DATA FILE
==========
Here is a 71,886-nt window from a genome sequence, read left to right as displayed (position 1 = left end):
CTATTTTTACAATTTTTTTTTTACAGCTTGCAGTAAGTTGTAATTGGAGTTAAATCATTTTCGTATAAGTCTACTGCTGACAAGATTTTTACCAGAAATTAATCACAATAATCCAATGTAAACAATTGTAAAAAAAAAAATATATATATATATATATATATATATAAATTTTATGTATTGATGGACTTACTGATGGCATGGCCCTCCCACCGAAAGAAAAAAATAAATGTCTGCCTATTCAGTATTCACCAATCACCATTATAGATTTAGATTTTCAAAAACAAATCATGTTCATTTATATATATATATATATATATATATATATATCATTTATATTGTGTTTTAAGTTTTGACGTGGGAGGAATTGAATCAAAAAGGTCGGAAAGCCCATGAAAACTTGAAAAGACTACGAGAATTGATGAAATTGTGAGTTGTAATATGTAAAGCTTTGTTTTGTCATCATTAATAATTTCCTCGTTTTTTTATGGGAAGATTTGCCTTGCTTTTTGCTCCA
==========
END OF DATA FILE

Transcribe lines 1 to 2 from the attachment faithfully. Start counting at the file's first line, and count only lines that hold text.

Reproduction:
Here is a 71,886-nt window from a genome sequence, read left to right as displayed (position 1 = left end):
CTATTTTTACAATTTTTTTTTTACAGCTTGCAGTAAGTTGTAATTGGAGTTAAATCATTTTCGTATAAGTCTACTGCTGACAAGATTTTTACCAGAAATTAATCACAATAATCCAATGTAAACAATTGTAAAAAAAAAAATATATATATATATATATATATATATAAATTTTATGTATTGATGGACTTACTGATGGCATGGCCCTCCCACCGAAAGAAAAAAATAAATGTCTGCCTATTCAGTATTCACCAATCACCATTATAGATTTAGATTTTCAAAAACAAATCATGTTCATTTATATATATATATATATATATATATATATATCATTTATATTGTGTTTTAAGTTTTGACGTGGGAGGAATTGAATCAAAAAGGTCGGAAAGCCCATGAAAACTTGAAAAGACTACGAGAATTGATGAAATTGTGAGTTGTAATATGTAAAGCTTTGTTTTGTCATCATTAATAATTTCCTCGTTTTTTTATGGGAAGATTTGCCTTGCTTTTTGCTCCA